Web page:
Orchot Tzaddikim

Orchot Tzaddikim (Hebrew: ארחות צדיקים) is a book on Jewish ethics written in Germany in the 15th century, entitled Sefer ha-Middot by the author, but called Orḥot Ẓaddiḳim by a later copyist. Under this title a Judæo-German translation, from which the last chapter and some other passages were omitted, was printed at Isny in 1542, although the Hebrew original did not appear until some years later (Prague, 1581). Subsequently, however, the book was frequently printed in both languages. The author of the work is unknown, although Güdemann (Gesch. iii. 223) advances the very plausible hypothesis that he was Lipmann Mühlhausen.

The book

Most of the book is not original writing; it is following the order of "The Improvement of the Moral Qualities" by Solomon ibn Gabirol, adding paragraphs from many of maimonides' works, and ideas from the famous ethical writings "Shaarei Tshuva" (by Rabbenu Yona of Gerona) and "Chovos Halvavos".

The Orḥot Ẓaddiḳim, which was designed to be a very popular code of ethics, contains the following maxims among others:

  • "It is evil pride to despise others, and to regard one's own opinion as the best, since such an attitude bars progress, while egotism increases bitterness toward others and decreases thine own capability of improvement" (ch. i.).
  • "Be just and modest in association with others, and practice humility even toward the members of the household, toward the poor, and toward dependents. The more property thou hast, the greater should be thy humility, and thy honor and beneficence toward mankind" (ch. ii.).
  • "Be kind to thy non-Jewish servants; make not their burdens heavy, nor treat them scornfully with contemptuous words or blows" (ch. viii.).
  • "Forget not the good qualities thou lackest, and note thy faults; but forget the good that thou hast done, and the injuries thou hast received" (ch. xx.).
  • "Abash not him who hath a bodily blemish, or in whose family there is some stain. If one hath done evil and repented, name not his deed in his presence, even in jest, nor refer to a quarrel which has been ended, lest the dead embers be rekindled" (ch. xxi.).

In ch. xxvii. the author bitterly attacks the pilpul method of study, reproves his countrymen who engage in this method of Talmud study, and reproaches those who neglect the study of the Bible and of all sciences.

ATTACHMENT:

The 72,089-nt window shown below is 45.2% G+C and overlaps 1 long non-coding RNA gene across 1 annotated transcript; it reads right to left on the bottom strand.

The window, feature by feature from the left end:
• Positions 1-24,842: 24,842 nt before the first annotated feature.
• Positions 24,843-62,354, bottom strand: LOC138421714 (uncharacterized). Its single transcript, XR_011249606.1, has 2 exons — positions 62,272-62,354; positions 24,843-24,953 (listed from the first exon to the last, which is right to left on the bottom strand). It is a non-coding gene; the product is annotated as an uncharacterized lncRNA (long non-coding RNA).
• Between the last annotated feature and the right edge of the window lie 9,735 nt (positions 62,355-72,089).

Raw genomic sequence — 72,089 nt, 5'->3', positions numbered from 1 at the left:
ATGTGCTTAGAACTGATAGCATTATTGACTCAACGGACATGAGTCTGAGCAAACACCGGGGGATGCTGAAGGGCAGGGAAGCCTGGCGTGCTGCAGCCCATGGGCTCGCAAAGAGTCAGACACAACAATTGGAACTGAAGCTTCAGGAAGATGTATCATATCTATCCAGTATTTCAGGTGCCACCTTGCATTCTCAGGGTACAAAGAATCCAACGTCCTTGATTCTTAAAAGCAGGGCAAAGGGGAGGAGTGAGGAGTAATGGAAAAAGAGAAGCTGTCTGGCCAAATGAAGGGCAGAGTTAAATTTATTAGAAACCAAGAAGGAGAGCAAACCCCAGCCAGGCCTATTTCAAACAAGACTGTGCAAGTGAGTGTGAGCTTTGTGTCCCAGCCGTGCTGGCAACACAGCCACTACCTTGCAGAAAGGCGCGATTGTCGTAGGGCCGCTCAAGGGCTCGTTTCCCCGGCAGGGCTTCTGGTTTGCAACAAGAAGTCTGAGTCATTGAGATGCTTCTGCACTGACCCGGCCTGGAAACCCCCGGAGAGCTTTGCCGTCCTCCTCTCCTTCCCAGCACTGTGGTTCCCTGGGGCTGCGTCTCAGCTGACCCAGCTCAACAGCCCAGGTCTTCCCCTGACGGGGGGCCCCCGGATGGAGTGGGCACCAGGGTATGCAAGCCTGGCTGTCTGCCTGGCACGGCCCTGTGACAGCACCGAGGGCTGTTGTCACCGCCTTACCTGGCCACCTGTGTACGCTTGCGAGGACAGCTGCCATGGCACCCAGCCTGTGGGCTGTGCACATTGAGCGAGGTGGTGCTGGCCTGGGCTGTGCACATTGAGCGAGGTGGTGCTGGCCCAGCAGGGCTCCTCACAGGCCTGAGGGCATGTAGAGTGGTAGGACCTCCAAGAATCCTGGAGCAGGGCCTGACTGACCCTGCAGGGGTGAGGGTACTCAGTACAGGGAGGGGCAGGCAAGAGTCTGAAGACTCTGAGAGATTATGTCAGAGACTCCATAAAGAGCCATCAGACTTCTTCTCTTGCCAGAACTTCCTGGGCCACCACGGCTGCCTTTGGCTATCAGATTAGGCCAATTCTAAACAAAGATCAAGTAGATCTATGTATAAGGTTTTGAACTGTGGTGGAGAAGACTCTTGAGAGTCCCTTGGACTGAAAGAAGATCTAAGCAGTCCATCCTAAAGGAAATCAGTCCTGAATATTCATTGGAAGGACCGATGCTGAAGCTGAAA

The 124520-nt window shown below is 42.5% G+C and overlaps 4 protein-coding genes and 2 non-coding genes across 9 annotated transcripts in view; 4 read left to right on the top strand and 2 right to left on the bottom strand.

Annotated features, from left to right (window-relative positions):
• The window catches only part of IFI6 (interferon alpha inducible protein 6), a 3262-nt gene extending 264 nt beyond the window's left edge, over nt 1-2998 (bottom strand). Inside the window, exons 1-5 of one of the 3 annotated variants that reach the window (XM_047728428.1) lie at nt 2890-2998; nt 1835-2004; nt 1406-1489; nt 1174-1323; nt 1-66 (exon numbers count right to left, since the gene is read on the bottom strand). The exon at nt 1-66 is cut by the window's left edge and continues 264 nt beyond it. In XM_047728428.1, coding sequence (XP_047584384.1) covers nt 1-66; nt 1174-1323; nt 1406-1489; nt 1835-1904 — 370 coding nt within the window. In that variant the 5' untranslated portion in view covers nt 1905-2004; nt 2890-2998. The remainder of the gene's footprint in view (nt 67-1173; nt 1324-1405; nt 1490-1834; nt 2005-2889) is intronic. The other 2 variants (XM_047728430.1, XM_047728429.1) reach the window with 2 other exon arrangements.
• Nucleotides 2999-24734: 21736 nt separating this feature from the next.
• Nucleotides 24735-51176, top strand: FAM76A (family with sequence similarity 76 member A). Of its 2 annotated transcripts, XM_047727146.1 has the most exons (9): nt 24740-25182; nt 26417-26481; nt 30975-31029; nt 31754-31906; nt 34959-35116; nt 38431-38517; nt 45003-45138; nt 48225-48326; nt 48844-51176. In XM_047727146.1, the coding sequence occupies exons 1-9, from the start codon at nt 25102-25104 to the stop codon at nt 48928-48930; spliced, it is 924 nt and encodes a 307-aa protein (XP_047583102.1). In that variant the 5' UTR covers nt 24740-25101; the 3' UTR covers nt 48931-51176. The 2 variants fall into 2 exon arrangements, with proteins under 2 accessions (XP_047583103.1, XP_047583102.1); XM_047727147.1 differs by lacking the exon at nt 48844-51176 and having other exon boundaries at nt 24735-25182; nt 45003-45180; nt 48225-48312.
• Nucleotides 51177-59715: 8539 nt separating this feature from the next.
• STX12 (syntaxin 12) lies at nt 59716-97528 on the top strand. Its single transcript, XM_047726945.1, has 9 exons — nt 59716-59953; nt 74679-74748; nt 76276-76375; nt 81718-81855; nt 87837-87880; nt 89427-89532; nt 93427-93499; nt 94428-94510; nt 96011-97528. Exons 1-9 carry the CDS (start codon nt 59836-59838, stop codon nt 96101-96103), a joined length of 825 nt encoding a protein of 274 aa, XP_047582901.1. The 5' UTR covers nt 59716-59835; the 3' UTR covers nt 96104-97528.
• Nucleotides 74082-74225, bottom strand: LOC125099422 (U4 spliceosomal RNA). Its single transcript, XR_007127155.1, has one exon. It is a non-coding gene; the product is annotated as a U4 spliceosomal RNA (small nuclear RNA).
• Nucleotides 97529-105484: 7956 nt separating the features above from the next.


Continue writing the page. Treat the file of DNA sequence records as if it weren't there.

Jewish Encyclopedia bibliography

  • Zunz, Z. G. p. 129;
  • Benjacob, Oẓar ha-Sefarim, p. 51, No. 989;
  • Güdemann, Gesch. iii. 223 et seq.;
  • Winter and Wünsche, Die Jüdische Litteratur, iii. 639-641.

External links

This article incorporates text from the 1901–1906 Jewish Encyclopedia, a publication now in the public domain.


Wikimedia Foundation. 2010.

Look at other dictionaries:

  • Musar literature — Part of a series of articles on Jews and Judaism …   Wikipedia

  • Rabbinic literature — See also: Rabbinic Judaism and Oral Torah Part of a series of articles on Jews and Judaism …   Wikipedia

  • Yeshiva — This article is about the Jewish educational system. For the private university, see Yeshiva University. Part of a series of articles on Jews and Judaism …   Wikipedia

  • Jewish ethics — stands at the intersection of Judaism and the Western philosophical tradition of ethics. Like other types of religious ethics, the diverse literature of Jewish ethics primarily aims to answer a broad range of moral questions and, hence, may be… …   Wikipedia

  • Musar movement — Part of a series on …   Wikipedia

  • Outline of Judaism — Main article: Judaism The following outline is provided as an overview of and topical guide to Judaism: Judaism – religion, philosophy, and way of life of the Jewish people,[1] based on the ancient Mosaic Law. Contents 1 History and branches 2 …   Wikipedia


Share the article and excerpts

Direct link
Do a right-click on the link above
and select “Copy Link”

We are using cookies for the best presentation of our site. Continuing to use this site, you agree with this.